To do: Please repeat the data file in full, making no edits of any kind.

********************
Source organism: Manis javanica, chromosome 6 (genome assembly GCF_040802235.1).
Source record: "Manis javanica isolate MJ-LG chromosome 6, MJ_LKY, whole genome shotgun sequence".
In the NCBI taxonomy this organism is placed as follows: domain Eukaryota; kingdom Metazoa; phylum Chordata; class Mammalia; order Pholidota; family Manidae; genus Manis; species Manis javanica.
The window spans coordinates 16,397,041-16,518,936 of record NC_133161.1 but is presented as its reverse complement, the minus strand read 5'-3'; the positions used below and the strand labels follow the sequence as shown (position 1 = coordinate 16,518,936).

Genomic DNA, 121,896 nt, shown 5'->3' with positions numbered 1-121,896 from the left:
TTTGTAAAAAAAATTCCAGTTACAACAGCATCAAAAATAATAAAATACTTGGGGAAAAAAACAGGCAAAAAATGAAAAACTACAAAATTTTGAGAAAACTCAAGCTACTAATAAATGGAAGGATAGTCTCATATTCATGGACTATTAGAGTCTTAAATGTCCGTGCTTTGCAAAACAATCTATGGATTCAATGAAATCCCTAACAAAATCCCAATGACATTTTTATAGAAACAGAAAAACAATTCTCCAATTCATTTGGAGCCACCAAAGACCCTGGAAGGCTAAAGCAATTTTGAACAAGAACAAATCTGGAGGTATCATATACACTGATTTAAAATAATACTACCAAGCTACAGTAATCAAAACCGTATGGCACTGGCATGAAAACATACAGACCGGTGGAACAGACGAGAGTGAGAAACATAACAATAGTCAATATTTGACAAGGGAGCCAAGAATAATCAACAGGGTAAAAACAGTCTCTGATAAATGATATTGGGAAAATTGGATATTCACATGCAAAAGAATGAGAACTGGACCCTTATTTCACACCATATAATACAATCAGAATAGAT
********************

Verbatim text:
Source organism: Manis javanica, chromosome 6 (genome assembly GCF_040802235.1).
Source record: "Manis javanica isolate MJ-LG chromosome 6, MJ_LKY, whole genome shotgun sequence".
In the NCBI taxonomy this organism is placed as follows: domain Eukaryota; kingdom Metazoa; phylum Chordata; class Mammalia; order Pholidota; family Manidae; genus Manis; species Manis javanica.
The window spans coordinates 16,397,041-16,518,936 of record NC_133161.1 but is presented as its reverse complement, the minus strand read 5'-3'; the positions used below and the strand labels follow the sequence as shown (position 1 = coordinate 16,518,936).

Genomic DNA, 121,896 nt, shown 5'->3' with positions numbered 1-121,896 from the left:
TTTGTAAAAAAAATTCCAGTTACAACAGCATCAAAAATAATAAAATACTTGGGGAAAAAAACAGGCAAAAAATGAAAAACTACAAAATTTTGAGAAAACTCAAGCTACTAATAAATGGAAGGATAGTCTCATATTCATGGACTATTAGAGTCTTAAATGTCCGTGCTTTGCAAAACAATCTATGGATTCAATGAAATCCCTAACAAAATCCCAATGACATTTTTATAGAAACAGAAAAACAATTCTCCAATTCATTTGGAGCCACCAAAGACCCTGGAAGGCTAAAGCAATTTTGAACAAGAACAAATCTGGAGGTATCATATACACTGATTTAAAATAATACTACCAAGCTACAGTAATCAAAACCGTATGGCACTGGCATGAAAACATACAGACCGGTGGAACAGACGAGAGTGAGAAACATAACAATAGTCAATATTTGACAAGGGAGCCAAGAATAATCAACAGGGTAAAAACAGTCTCTGATAAATGATATTGGGAAAATTGGATATTCACATGCAAAAGAATGAGAACTGGACCCTTATTTCACACCATATAATACAATCAGAATAGAT